13And Elohim said to Noah: “The end of all flesh has come before me, because the land is filled with violence because of them, so I’m going to wipe them off the earth. 14Make for yourself an ark of gofer wood, with rooms shall you make it, and cover it inside and out with pitch. — Genesis 6:13-14
Last night my wife and I went on a date. It’s been some time since we were able to arrange such a thing. We watched the movie Evan Almighty, and then went out to dinner.
Now my reflections, as you might guess from the scripture, are about the movie. Quite often we reflect very little on the possible meaning of something God has done, or something someone says God has done, and we seem to miss the point. Without giving away the movie, I think I can tell you that Evan, the main character, misses the point quite a bit as do the people around him. God is making things happen around him.
Now I don’t know the precise history of the flood. The story is often told totally as a scene of God becoming extremely angry, deciding to kill everyone around, and saving only one person he finds righteous. And on the surface, that is the story. But perhaps the surface is not where we’re supposed to look. We know, for example, from 2 Peter 2:5 that Noah preached to the people. Did anyone listen?
There are many things we don’t know about the flood. Just what was it that the people were doing that made God so angry? Is it possible that they would have destroyed themselves completely without divine intervention and taken Noah and his family along with them? It’s quite possible that God wiped them out not by sending a disaster, but by refusing to clean up their mess. What he did was provide a way of escape for them.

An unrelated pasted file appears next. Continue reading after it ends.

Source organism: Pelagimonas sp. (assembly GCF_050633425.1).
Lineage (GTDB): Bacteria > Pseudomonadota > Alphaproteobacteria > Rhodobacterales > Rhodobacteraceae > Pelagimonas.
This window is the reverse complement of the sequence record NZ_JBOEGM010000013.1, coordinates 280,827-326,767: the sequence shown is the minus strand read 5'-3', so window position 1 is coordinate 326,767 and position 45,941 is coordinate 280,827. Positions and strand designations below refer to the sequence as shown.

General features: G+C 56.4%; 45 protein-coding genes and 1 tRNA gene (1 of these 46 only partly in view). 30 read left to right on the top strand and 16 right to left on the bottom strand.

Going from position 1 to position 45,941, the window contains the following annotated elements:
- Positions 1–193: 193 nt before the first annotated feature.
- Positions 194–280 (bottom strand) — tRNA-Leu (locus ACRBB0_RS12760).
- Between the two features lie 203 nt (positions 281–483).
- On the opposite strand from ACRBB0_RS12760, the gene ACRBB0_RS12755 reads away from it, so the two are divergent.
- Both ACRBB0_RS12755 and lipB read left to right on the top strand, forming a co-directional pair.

What difference would that make? Well, certainly we could think of a God who allows freedom but also demands responsibility. We so frequently wonder why we’re in trouble, whether it’s financially, in our personal lives, in our church lives, or at work. We demand to know why God doesn’t fix things. But God may be thinking that if he cleans up our messes for us, we’ll never learn to behave any better.
As yourself: Is God a heavenly Dad, or a heavenly sugar-daddy? Is God more interested in solving my problems, or in helping me mature into a better person?
One of the key features I notice about the Bible is that God doesn’t grind the rough edges off of the stories. They are there for you in all their glory, and all their horror. The good people are there along with the bad. The good endings mix in with horrific ones. The best ending of all, salvation through Jesus Christ is accomplished at a cost and in a way that horrifies us when we consider it. We don’t understand how it works and so we argue and debate. But there’s a good thing about all that. We’re thinking about it!
People wonder why God doesn’t speak more clearly or act more clearly. Why can’t he just speak with a loud voice out of the sky so there could be no doubt? But the question is this: Is God trying to make you into a robot who executes his commands, or a person who freely lives according to his generous will?
Jesus himself spoke in parables. Parables sometimes help us understand something, but more frequently they challenge us to go beyond the simple answer. People like to get the explanation of a parable. But that’s not the point. The point is to challenge you to face the principles behind the story and apply them.
I hope you’ll go see Evan Almighty. It’s well worth it. The movie will preach just as it is, and it will challenge you to consider more deeply what God is up to in your life.